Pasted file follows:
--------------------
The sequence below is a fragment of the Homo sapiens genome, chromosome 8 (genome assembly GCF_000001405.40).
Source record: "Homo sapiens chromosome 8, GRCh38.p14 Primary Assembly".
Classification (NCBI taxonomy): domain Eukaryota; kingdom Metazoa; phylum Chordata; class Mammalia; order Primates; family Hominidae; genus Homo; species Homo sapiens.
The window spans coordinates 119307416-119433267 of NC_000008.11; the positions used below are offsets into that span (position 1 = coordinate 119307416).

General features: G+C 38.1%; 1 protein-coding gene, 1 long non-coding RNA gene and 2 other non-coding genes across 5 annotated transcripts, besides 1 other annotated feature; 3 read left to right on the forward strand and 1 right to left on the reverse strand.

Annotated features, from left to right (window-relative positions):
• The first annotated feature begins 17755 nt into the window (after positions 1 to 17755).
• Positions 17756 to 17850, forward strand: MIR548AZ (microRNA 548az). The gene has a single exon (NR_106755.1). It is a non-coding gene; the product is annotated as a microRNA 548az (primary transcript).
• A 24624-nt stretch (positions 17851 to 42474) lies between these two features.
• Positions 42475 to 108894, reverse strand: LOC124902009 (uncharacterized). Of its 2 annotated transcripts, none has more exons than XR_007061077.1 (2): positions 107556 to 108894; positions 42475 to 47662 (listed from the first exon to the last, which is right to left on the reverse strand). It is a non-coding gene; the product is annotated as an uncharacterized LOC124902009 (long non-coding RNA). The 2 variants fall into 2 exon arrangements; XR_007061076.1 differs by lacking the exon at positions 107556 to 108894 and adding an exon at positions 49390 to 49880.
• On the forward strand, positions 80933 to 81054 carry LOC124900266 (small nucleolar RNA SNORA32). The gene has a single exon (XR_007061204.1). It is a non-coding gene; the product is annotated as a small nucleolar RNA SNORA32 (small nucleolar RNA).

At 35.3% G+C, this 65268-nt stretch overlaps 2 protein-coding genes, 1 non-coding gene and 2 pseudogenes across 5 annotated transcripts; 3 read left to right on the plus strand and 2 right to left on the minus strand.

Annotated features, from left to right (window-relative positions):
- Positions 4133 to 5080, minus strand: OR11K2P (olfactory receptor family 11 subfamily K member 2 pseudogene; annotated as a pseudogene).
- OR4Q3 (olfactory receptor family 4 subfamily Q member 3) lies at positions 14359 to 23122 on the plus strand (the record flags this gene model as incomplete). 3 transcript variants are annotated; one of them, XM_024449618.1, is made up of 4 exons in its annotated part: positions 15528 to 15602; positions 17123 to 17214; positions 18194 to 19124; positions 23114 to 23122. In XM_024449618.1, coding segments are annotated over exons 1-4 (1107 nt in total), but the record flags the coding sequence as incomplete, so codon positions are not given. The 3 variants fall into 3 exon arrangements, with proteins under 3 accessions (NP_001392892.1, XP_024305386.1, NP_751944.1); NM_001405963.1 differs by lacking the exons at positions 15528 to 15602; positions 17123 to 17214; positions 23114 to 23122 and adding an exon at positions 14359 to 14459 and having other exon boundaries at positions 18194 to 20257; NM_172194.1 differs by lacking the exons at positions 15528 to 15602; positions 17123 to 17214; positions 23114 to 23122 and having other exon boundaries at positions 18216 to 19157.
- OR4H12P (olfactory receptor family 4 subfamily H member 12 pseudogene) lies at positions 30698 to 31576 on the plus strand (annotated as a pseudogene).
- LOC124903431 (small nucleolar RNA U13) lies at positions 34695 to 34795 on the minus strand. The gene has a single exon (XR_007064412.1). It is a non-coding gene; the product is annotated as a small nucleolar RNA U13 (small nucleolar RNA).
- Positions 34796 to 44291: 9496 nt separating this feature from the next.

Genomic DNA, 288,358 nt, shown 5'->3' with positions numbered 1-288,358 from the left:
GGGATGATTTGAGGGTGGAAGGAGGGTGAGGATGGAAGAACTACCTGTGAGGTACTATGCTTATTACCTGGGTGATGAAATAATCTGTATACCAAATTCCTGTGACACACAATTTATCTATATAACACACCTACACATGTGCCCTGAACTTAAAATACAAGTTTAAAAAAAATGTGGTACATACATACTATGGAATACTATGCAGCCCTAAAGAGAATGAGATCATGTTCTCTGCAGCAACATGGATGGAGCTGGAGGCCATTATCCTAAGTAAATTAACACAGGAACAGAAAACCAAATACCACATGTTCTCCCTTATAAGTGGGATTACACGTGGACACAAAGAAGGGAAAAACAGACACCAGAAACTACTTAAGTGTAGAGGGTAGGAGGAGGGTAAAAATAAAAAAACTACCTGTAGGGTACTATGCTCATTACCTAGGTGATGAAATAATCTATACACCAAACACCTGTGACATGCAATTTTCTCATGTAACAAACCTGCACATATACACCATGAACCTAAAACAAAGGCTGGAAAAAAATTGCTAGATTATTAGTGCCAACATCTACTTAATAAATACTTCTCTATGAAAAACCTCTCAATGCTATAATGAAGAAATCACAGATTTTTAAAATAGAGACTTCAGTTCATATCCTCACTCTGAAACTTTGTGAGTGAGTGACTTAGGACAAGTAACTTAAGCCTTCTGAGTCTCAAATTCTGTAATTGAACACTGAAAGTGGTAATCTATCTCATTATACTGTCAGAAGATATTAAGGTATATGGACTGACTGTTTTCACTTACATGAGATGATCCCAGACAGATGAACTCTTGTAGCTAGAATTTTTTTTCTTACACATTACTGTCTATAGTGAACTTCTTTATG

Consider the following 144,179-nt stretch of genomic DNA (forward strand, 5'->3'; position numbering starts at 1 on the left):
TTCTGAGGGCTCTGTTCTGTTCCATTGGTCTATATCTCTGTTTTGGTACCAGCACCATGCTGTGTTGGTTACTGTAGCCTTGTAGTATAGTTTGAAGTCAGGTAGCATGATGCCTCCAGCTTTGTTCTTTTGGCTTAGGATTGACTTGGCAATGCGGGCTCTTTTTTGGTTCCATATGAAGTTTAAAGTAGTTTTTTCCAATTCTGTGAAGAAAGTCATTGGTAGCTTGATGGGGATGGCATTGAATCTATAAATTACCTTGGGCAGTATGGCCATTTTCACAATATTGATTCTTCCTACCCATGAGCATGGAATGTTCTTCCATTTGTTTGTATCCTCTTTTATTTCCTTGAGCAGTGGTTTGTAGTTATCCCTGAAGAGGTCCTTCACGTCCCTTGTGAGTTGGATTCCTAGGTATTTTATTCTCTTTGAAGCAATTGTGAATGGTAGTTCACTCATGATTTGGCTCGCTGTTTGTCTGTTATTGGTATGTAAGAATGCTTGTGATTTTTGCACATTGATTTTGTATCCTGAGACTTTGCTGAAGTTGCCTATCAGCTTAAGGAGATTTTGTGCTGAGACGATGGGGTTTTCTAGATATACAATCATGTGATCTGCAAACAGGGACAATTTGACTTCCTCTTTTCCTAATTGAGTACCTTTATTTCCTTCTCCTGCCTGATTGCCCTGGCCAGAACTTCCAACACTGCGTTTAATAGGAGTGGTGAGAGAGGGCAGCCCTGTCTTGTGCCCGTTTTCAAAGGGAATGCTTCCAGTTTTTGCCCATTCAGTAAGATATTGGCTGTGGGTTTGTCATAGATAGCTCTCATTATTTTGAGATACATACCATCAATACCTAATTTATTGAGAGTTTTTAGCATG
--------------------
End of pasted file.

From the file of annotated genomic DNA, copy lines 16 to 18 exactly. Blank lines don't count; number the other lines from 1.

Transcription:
- OR4H12P (olfactory receptor family 4 subfamily H member 12 pseudogene) lies at positions 30698 to 31576 on the plus strand (annotated as a pseudogene).
- LOC124903431 (small nucleolar RNA U13) lies at positions 34695 to 34795 on the minus strand. The gene has a single exon (XR_007064412.1). It is a non-coding gene; the product is annotated as a small nucleolar RNA U13 (small nucleolar RNA).
- Positions 34796 to 44291: 9496 nt separating this feature from the next.